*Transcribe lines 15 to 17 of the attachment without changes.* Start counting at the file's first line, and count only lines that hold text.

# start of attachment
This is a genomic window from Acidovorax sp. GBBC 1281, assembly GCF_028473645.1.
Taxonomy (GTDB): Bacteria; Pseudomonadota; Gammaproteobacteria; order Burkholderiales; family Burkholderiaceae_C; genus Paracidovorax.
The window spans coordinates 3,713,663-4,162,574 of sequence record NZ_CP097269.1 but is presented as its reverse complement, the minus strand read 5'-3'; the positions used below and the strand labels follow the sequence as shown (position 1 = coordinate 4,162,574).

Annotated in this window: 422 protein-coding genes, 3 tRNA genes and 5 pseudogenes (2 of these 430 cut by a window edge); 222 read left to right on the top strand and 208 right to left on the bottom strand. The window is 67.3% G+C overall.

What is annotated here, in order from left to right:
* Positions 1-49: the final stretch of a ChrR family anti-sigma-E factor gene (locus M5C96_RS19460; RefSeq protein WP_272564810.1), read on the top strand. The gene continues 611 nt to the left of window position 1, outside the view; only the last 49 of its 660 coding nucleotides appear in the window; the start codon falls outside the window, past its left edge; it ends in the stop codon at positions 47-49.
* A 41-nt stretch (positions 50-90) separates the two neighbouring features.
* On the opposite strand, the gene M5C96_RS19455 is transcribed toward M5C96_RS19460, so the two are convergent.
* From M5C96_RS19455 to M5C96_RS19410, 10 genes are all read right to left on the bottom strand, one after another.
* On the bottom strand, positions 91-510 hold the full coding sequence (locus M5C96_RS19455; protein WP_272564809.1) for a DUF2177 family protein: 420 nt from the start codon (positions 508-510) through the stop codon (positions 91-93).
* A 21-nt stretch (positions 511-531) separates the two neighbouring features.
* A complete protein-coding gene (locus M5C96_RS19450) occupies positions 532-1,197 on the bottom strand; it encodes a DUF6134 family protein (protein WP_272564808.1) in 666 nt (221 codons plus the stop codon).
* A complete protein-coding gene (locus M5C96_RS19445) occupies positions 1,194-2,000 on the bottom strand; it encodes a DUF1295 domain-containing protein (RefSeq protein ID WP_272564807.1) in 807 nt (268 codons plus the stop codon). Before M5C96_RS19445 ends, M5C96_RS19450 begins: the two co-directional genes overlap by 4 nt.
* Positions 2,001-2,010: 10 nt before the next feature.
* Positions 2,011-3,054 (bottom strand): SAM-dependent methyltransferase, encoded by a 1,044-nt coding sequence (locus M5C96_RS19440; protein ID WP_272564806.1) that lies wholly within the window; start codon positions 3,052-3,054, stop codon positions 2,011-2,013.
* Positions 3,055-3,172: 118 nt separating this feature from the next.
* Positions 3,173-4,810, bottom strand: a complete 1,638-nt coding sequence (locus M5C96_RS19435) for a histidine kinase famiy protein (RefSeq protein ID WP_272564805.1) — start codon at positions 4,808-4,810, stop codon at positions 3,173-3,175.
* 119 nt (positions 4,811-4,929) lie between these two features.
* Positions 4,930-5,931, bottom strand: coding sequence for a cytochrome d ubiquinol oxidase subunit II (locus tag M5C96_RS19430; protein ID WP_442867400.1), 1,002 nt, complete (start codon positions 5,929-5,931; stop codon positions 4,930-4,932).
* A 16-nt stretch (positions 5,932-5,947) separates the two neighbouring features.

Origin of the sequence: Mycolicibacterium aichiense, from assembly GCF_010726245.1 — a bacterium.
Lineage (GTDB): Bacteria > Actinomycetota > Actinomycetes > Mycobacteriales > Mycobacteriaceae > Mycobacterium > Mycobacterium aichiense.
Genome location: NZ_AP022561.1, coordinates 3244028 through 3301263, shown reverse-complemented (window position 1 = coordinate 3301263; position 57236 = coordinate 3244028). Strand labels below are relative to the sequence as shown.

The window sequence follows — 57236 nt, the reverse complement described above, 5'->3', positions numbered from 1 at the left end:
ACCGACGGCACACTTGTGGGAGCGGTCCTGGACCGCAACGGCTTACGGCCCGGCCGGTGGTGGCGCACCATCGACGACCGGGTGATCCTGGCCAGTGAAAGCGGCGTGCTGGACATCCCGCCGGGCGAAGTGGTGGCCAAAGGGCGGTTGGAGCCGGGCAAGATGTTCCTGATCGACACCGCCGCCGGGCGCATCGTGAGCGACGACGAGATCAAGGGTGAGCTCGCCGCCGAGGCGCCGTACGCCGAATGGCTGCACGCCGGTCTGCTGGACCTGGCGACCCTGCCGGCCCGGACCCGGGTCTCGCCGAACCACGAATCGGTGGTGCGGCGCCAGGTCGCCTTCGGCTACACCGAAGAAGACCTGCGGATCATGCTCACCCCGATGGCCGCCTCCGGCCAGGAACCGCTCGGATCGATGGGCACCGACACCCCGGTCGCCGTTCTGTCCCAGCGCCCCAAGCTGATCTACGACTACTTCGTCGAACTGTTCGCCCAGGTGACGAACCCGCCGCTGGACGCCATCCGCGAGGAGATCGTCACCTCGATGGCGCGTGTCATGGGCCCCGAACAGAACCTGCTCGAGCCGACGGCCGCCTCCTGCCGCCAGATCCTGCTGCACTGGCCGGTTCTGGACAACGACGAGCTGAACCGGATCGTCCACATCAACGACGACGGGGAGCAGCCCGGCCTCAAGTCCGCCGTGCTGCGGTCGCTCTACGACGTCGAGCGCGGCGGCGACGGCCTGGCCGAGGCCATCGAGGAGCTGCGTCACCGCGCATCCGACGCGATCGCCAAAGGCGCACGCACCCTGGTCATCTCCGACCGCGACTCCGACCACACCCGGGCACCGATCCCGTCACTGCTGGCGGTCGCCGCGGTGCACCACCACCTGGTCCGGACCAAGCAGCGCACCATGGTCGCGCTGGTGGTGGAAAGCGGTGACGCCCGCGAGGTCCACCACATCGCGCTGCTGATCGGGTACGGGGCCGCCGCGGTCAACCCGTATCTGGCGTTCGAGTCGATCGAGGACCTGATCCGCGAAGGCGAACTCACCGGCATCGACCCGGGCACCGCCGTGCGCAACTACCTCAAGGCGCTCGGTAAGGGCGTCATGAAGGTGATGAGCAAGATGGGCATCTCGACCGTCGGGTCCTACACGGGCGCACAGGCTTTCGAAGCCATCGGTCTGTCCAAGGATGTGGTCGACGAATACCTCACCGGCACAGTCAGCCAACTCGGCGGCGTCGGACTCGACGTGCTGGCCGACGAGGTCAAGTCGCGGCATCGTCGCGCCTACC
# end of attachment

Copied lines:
* Positions 2,011-3,054 (bottom strand): SAM-dependent methyltransferase, encoded by a 1,044-nt coding sequence (locus M5C96_RS19440; protein ID WP_272564806.1) that lies wholly within the window; start codon positions 3,052-3,054, stop codon positions 2,011-2,013.
* Positions 3,055-3,172: 118 nt separating this feature from the next.
* Positions 3,173-4,810, bottom strand: a complete 1,638-nt coding sequence (locus M5C96_RS19435) for a histidine kinase famiy protein (RefSeq protein ID WP_272564805.1) — start codon at positions 4,808-4,810, stop codon at positions 3,173-3,175.